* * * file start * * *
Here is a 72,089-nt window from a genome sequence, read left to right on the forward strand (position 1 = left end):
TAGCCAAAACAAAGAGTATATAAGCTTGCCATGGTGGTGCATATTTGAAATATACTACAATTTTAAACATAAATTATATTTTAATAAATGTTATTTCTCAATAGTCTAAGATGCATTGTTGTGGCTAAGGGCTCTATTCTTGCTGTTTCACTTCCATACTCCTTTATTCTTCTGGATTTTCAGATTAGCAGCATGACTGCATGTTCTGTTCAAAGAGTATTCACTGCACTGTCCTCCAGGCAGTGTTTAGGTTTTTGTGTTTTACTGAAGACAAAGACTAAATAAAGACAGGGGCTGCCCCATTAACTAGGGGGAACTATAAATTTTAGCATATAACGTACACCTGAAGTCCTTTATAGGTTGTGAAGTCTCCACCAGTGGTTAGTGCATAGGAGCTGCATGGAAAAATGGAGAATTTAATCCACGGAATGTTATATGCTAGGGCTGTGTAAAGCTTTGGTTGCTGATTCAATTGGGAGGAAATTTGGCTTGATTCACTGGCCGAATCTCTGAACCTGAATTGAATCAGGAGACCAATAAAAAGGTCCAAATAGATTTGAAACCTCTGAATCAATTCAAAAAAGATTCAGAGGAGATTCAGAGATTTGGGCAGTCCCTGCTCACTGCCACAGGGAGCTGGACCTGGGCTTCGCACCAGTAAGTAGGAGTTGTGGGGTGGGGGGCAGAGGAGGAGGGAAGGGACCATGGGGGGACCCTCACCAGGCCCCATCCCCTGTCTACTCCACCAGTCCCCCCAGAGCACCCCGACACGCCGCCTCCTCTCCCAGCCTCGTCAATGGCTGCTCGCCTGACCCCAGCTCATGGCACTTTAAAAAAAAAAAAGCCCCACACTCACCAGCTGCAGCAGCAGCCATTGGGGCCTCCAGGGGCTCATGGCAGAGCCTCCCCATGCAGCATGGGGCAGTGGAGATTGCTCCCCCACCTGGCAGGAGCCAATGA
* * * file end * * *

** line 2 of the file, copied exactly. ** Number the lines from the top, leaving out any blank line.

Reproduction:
TAGCCAAAACAAAGAGTATATAAGCTTGCCATGGTGGTGCATATTTGAAATATACTACAATTTTAAACATAAATTATATTTTAATAAATGTTATTTCTCAATAGTCTAAGATGCATTGTTGTGGCTAAGGGCTCTATTCTTGCTGTTTCACTTCCATACTCCTTTATTCTTCTGGATTTTCAGATTAGCAGCATGACTGCATGTTCTGTTCAAAGAGTATTCACTGCACTGTCCTCCAGGCAGTGTTTAGGTTTTTGTGTTTTACTGAAGACAAAGACTAAATAAAGACAGGGGCTGCCCCATTAACTAGGGGGAACTATAAATTTTAGCATATAACGTACACCTGAAGTCCTTTATAGGTTGTGAAGTCTCCACCAGTGGTTAGTGCATAGGAGCTGCATGGAAAAATGGAGAATTTAATCCACGGAATGTTATATGCTAGGGCTGTGTAAAGCTTTGGTTGCTGATTCAATTGGGAGGAAATTTGGCTTGATTCACTGGCCGAATCTCTGAACCTGAATTGAATCAGGAGACCAATAAAAAGGTCCAAATAGATTTGAAACCTCTGAATCAATTCAAAAAAGATTCAGAGGAGATTCAGAGATTTGGGCAGTCCCTGCTCACTGCCACAGGGAGCTGGACCTGGGCTTCGCACCAGTAAGTAGGAGTTGTGGGGTGGGGGGCAGAGGAGGAGGGAAGGGACCATGGGGGGACCCTCACCAGGCCCCATCCCCTGTCTACTCCACCAGTCCCCCCAGAGCACCCCGACACGCCGCCTCCTCTCCCAGCCTCGTCAATGGCTGCTCGCCTGACCCCAGCTCATGGCACTTTAAAAAAAAAAAAGCCCCACACTCACCAGCTGCAGCAGCAGCCATTGGGGCCTCCAGGGGCTCATGGCAGAGCCTCCCCATGCAGCATGGGGCAGTGGAGATTGCTCCCCCACCTGGCAGGAGCCAATGA